Ericcsson's stock is traded in the U.S. on NASDAQ, so it is subject to the FCPA
FCPA training and compliance is a big deal. I have sat through FCPA training at several of the Silicon Valley companies I worked for. I can specifically remember FCPA training at Unity Technologies, Symantec, Cisco, Saavis Inc and one now very defunct startup I was at. I am sure there are other companies I have been at whose training on this subject I have forgotten.
Ericsson is listed in the U.S., and their personnel in their U.S. operations may have been involved in the bribery in question or covering up that bribery. Technically, you can have someone from Ericsson's offices outside the U.S. go to the U.S. on a business trip and conduct activity in support of this bribery while in the U.S., and that makes them and Ericsson liable under the FCPA. That is true even if that non-U.S. employee never sets foot in the U.S. again. That is to keep American multinationals from offshoring their corrupt practices to overseas offices, subsidiaries and personnel, while proclaiming that their American operations and personnel are completely innocent of activities banned by the FCPA.
From the Wikipedia page on the Foreign Corrupt Practices Act.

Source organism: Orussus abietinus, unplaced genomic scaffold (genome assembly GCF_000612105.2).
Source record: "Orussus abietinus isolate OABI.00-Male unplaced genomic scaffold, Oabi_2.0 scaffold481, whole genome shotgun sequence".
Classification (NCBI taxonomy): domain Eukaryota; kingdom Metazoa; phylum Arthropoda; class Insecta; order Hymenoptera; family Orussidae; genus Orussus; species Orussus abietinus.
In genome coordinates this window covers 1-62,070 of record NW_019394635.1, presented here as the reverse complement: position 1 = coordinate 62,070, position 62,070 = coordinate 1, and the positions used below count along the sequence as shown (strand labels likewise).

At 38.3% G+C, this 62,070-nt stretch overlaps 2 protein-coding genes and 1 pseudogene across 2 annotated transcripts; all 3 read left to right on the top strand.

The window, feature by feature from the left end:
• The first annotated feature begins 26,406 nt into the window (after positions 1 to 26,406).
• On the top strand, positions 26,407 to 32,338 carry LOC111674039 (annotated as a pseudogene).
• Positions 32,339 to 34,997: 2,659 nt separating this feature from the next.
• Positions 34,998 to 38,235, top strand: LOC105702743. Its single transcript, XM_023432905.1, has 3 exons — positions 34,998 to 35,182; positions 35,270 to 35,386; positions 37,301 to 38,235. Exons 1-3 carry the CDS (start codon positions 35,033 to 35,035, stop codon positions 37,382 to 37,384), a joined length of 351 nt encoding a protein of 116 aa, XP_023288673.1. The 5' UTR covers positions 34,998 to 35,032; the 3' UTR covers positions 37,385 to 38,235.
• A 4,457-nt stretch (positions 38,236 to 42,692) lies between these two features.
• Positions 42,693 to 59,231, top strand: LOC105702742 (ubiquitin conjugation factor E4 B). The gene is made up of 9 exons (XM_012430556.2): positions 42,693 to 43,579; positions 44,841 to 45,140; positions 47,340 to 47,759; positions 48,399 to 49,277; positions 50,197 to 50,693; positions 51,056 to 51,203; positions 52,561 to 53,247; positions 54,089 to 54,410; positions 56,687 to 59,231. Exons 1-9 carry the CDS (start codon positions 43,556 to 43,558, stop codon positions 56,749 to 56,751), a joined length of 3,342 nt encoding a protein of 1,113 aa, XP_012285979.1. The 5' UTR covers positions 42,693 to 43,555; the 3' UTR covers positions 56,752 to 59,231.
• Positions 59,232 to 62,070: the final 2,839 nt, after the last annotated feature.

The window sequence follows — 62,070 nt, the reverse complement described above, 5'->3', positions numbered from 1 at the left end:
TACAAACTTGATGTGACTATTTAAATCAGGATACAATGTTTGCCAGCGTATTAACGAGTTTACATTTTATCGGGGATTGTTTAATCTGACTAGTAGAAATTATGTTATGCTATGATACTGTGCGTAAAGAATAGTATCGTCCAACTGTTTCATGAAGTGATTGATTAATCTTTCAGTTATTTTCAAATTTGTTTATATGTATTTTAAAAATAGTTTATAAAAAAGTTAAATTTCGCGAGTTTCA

"The core aim of the Foreign Corrupt Practices Act (FCPA) is to prohibit companies and their individual officers from influencing foreign officials with any personal payments or rewards. The FCPA applies to any person who has a certain degree of connection to the United States and engages in corrupt practices abroad, as well as to U.S. businesses, foreign corporations trading securities in the U.S., American nationals, citizens, and residents acting in furtherance of a foreign corrupt practice, whether or not they are physically present in the U.S. This is considered the nationality principle of the Act. Any individuals involved in these activities may face prison time.[page needed]
In the case of foreign natural and legal persons, the Act covers their deeds if they are in the U.S. at the time of the corrupt conduct. This is considered the protective principle of the Act. Moreover, the FCPA governs not only direct payments to foreign officials, candidates, and parties, but payments made to any other recipient in furtherance of influencing a foreign official, candidate, or party. These payments are not restricted to monetary forms and may include anything of value. This is considered the territoriality principle of the act."